An Unrefined Science Fiction

Bárbara Goenaga

It’s such a shame that I had watched a British-Australian film called Triangle prior to watching Timecrimes. A quick overview of my tragedy, Timecrimes and Triangle carry the same concept of looped time and a character horribly realizing he (or she) is making matters worse for every time he or she repeats time. They’re extremely the same in concept that I didn’t enjoy Timecrimes as much as I believe I could have if I had never seen a narrative like that before.

As someone who was already familiar of the plot before, I didn’t have that much of a reaction anymore towards the twists and the turns and the juxtapositioning of the stories together. Although I do still recognize the wonder in them, I was much engrossed on how the film played with emotions despite being a science fiction film. Hector’s struggles grew more and more severe throughout the movie, and as they grew more intense, suffocating desperation fills the air. You can’t help but feel frustrated with the character but also everything that the character was doing that just worsening his situation. Why can’t he just get it right? He shouldn’t have done that! I just want him to completely solve this. I was filled with so many emotions. Moreover, unrelenting sadness smotherly pervades this Spanish movie despite its character’s anti-heroic tendencies, that surprisingly it’s not hard to feel for him as his next actions just merely confirm his already doomed outcome. For all these emotions the film was able to generate in me, I have so much respect for it.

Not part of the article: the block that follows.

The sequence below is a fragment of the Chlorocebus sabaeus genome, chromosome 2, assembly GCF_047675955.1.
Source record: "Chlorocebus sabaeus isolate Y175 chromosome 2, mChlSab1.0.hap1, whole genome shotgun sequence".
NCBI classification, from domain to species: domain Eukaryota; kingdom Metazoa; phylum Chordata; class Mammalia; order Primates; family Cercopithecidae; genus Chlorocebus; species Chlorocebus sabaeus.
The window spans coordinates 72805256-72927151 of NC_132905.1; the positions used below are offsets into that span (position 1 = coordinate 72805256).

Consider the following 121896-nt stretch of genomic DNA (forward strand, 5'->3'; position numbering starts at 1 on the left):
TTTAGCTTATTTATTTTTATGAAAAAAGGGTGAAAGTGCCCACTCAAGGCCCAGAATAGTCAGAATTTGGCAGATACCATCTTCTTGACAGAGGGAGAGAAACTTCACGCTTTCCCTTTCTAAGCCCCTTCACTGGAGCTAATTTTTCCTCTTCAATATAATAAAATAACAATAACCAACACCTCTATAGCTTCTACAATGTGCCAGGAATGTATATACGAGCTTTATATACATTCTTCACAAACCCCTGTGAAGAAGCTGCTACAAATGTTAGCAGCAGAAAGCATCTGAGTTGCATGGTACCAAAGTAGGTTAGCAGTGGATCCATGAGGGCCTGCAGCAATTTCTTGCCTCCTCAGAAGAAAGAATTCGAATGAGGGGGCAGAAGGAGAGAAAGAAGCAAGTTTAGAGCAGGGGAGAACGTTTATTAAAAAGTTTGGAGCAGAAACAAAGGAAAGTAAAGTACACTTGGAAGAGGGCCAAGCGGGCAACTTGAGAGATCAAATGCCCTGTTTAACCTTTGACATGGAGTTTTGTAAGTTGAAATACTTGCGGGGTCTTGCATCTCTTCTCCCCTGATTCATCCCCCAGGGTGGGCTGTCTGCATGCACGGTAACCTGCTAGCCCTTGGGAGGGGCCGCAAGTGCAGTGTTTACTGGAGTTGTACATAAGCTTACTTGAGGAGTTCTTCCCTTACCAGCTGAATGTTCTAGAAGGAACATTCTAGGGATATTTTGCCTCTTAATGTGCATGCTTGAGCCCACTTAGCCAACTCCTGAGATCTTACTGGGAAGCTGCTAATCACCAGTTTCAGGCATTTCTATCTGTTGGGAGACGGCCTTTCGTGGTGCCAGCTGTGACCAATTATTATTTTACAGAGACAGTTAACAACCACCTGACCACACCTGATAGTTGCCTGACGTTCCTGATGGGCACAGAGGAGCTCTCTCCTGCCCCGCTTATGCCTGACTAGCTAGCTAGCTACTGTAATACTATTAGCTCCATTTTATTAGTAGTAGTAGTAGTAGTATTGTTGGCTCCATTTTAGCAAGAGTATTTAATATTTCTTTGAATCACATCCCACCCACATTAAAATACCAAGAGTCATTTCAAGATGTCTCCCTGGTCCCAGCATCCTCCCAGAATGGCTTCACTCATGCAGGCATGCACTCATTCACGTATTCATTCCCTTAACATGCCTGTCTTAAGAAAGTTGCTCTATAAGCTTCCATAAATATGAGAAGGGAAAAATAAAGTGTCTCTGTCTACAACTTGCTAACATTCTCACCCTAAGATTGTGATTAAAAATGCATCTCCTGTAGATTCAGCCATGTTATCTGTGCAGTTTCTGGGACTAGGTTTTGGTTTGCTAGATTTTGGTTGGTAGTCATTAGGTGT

Timecrimes in my opinion is a three part structure. The first act is tense, mysterious, and suspenseful effusing with the feel of a horror film. The score is chilling and reminiscent of horror flicks. The second act dabbles more in the science fiction element of the movie getting deep with the time travel concept and morphed realities. The third act is a perfect denouement of the events finishing off in silent manner with a relatively open ended resolution, leaving plenty of space to formulate questions.

The film is cleverly crafted even with the quite noticeable absence of visual effects. The movie has a B-movie feel to it, that contributes to the rawness of the story and the coarse, unrefined charm of it. Though there was lack of anticipation while watching the film mainly caused by already being familiar with the narrative, I still found the movie smart with all its other choices.

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